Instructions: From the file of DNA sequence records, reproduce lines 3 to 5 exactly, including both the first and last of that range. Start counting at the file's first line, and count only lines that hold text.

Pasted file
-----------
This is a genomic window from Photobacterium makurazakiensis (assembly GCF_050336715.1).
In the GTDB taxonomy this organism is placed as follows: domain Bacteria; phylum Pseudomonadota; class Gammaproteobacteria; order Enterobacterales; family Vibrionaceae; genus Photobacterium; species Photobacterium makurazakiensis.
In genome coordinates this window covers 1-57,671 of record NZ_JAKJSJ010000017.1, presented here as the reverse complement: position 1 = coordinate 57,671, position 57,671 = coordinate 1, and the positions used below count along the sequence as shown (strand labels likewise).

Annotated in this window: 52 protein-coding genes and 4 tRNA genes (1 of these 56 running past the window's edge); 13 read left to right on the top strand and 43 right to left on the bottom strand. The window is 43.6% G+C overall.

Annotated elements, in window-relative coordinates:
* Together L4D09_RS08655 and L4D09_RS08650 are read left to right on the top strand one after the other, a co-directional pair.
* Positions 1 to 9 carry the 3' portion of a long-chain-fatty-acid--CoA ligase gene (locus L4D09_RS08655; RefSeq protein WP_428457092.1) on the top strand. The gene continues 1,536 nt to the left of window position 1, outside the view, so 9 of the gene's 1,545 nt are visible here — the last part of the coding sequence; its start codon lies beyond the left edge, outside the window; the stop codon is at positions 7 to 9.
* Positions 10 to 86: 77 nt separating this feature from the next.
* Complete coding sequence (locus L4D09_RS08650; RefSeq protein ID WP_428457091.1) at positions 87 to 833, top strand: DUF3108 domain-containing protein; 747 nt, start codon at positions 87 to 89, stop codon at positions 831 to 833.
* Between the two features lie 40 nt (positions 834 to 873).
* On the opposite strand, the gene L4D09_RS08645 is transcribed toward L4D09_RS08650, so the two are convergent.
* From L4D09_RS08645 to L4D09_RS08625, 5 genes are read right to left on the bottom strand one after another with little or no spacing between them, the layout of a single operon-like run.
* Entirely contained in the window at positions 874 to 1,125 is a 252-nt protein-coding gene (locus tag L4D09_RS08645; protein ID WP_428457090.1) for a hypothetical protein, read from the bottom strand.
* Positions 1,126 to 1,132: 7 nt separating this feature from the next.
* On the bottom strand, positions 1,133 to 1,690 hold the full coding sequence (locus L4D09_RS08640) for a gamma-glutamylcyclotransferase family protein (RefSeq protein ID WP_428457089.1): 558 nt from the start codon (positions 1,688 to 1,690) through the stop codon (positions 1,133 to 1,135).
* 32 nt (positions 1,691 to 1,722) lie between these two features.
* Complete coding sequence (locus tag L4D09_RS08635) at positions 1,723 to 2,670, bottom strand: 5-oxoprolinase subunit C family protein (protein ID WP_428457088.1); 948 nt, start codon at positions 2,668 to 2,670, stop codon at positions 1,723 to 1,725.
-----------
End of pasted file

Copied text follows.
In genome coordinates this window covers 1-57,671 of record NZ_JAKJSJ010000017.1, presented here as the reverse complement: position 1 = coordinate 57,671, position 57,671 = coordinate 1, and the positions used below count along the sequence as shown (strand labels likewise).

Annotated in this window: 52 protein-coding genes and 4 tRNA genes (1 of these 56 running past the window's edge); 13 read left to right on the top strand and 43 right to left on the bottom strand. The window is 43.6% G+C overall.

Annotated elements, in window-relative coordinates: